We can plug in our values for A, B and C and get our roots:

z = \frac{-\alpha_1}{2} \pm \frac{\sqrt{\alpha_1^2-4\alpha_2}}{2}

It isn’t as clear where the roots are as it was for an order 1 filter, but it will tell us where they are if we plug values in.

Firstly, the center between the zeroes will be at \frac{-\alpha_1}{2}. So, if \alpha_1 is 1.0, the zeroes will be evenly spaced away from -0.5 on the real axis. If it’s -2.0, the zeroes will be evenly spaced away from 1.0 on the real axis.

From there, you just modify \alpha_2 to change if the zeroes move on the real axis (x axis) or the imaginary axis (y axis) and by how much. Pro Tip: If you give \alpha_2 a value of 1.0, the zeroes will be on the unit circle.

Here is an order 2 high pass filter:

Here is an order 2 low pass filter:

Lastly, here’s an order 2 notch filter, which means it cuts a “notch” out of the frequency spectrum. It can sound pretty cool to play a sound (in the acompanying demo) and slide the notch up and down the frequency range.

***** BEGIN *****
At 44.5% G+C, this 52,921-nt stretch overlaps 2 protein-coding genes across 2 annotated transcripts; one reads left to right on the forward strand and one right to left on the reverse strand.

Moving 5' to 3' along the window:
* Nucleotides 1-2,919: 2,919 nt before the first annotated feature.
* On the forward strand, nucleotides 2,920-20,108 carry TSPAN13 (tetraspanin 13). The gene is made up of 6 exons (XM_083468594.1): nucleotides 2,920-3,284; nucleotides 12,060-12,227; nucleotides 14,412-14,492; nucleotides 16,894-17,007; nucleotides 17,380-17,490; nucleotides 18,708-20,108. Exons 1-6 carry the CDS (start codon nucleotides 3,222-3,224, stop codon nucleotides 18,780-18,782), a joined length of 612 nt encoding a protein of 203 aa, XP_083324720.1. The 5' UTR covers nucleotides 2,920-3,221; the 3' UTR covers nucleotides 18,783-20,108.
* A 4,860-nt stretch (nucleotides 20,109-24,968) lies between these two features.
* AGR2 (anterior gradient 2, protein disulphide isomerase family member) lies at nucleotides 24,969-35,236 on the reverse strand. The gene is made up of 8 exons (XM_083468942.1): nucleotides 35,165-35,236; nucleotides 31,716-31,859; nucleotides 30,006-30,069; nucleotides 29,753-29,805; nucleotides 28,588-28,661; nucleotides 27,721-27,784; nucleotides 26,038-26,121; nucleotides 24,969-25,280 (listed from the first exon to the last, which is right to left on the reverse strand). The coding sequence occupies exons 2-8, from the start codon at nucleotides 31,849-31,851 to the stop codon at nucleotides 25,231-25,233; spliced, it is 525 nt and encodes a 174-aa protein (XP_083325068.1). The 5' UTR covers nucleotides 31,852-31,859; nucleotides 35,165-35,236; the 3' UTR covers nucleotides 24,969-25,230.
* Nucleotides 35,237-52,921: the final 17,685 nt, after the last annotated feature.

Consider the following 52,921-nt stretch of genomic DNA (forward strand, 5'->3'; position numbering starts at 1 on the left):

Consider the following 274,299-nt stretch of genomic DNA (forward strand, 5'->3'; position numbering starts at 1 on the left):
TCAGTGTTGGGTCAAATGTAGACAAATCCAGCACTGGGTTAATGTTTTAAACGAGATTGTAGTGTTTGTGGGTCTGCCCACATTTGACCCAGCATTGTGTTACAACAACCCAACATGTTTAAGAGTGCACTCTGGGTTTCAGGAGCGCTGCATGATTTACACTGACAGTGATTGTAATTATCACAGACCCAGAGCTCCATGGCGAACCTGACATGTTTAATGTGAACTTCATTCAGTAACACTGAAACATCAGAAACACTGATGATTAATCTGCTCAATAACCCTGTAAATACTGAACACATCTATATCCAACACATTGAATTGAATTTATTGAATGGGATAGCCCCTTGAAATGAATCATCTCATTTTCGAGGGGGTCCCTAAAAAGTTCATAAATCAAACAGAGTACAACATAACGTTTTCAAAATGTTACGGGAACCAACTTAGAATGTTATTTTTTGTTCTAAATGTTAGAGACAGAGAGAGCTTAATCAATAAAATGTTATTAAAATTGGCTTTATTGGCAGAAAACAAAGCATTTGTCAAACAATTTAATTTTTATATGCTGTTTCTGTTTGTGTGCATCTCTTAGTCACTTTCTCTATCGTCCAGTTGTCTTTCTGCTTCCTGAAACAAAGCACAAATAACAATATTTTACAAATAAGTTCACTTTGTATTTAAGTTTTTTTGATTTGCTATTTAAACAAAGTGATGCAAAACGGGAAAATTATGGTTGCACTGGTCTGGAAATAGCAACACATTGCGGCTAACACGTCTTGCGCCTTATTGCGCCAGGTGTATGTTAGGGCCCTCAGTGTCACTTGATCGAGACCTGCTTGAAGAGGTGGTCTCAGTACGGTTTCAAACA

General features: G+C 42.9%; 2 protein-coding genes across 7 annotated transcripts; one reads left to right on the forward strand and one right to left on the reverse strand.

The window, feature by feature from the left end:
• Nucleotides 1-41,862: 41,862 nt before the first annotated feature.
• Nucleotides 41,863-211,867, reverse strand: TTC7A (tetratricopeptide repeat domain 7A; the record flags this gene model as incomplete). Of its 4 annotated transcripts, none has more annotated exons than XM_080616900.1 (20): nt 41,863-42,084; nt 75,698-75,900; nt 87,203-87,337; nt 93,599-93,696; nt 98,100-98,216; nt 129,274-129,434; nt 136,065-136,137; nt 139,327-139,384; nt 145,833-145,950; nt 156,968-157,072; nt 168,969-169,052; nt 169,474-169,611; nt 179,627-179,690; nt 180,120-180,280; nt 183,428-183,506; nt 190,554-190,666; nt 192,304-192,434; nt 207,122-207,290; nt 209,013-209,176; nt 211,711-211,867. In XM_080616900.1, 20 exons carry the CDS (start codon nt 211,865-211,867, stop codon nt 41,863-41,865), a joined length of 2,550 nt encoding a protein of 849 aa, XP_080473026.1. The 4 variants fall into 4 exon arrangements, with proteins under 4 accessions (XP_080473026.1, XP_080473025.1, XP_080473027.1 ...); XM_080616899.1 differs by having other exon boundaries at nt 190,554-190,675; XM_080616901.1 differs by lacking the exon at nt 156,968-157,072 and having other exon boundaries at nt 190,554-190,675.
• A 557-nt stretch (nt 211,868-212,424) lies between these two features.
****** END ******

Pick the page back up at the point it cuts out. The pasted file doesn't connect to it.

Estimating Frequency Response From a Pole Zero Plot

If you have a pole zero plot of an FIR, here is how you estimate how much a specific frequency will be attenuated by that filter.

Draw a line from that frequency on the unit circle to every zero on the plot and get the lengths of those lines.

Multiply all the length of the lines together.

That final result is an estimate of how much the amplitude of a sinusoid wave in that frequency will be attenuated.

A value smaller than 1 means it will get smaller (quieter) while a value greater than 1 means it will get bigger (louder).

I’m not sure why it’s only called an estimate though. When looking at order 1 and order 2 filters, I’ve been unable to find a situation where they don’t match visually. The demo has a checkbox at the bottom to draw the estimate in teal if you want to see for yourself.

Why is it Called Finite Impulse Response?

There is a concept of an “impulse” where you have a signal this is a bunch of zeroes, then a single 1, then a bunch of zeroes again. Putting an impulse through a filter is a way to analyze how a filter behaves, and in fact is a unique finger print for the filter which you can use to reconstruct the coefficients of the filter itself.